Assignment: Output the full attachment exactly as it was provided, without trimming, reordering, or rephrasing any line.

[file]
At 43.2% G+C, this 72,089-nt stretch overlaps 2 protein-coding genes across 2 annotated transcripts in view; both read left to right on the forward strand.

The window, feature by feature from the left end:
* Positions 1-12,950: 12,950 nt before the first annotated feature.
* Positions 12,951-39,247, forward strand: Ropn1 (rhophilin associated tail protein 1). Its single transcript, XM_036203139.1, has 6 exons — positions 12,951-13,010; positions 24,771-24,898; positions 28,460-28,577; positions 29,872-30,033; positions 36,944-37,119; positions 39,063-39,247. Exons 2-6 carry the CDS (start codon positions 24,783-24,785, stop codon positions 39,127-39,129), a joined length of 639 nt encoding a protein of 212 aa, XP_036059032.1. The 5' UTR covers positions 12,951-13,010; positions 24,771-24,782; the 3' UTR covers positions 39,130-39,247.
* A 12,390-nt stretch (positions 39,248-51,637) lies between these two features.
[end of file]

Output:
At 43.2% G+C, this 72,089-nt stretch overlaps 2 protein-coding genes across 2 annotated transcripts in view; both read left to right on the forward strand.

The window, feature by feature from the left end:
* Positions 1-12,950: 12,950 nt before the first annotated feature.
* Positions 12,951-39,247, forward strand: Ropn1 (rhophilin associated tail protein 1). Its single transcript, XM_036203139.1, has 6 exons — positions 12,951-13,010; positions 24,771-24,898; positions 28,460-28,577; positions 29,872-30,033; positions 36,944-37,119; positions 39,063-39,247. Exons 2-6 carry the CDS (start codon positions 24,783-24,785, stop codon positions 39,127-39,129), a joined length of 639 nt encoding a protein of 212 aa, XP_036059032.1. The 5' UTR covers positions 12,951-13,010; positions 24,771-24,782; the 3' UTR covers positions 39,130-39,247.
* A 12,390-nt stretch (positions 39,248-51,637) lies between these two features.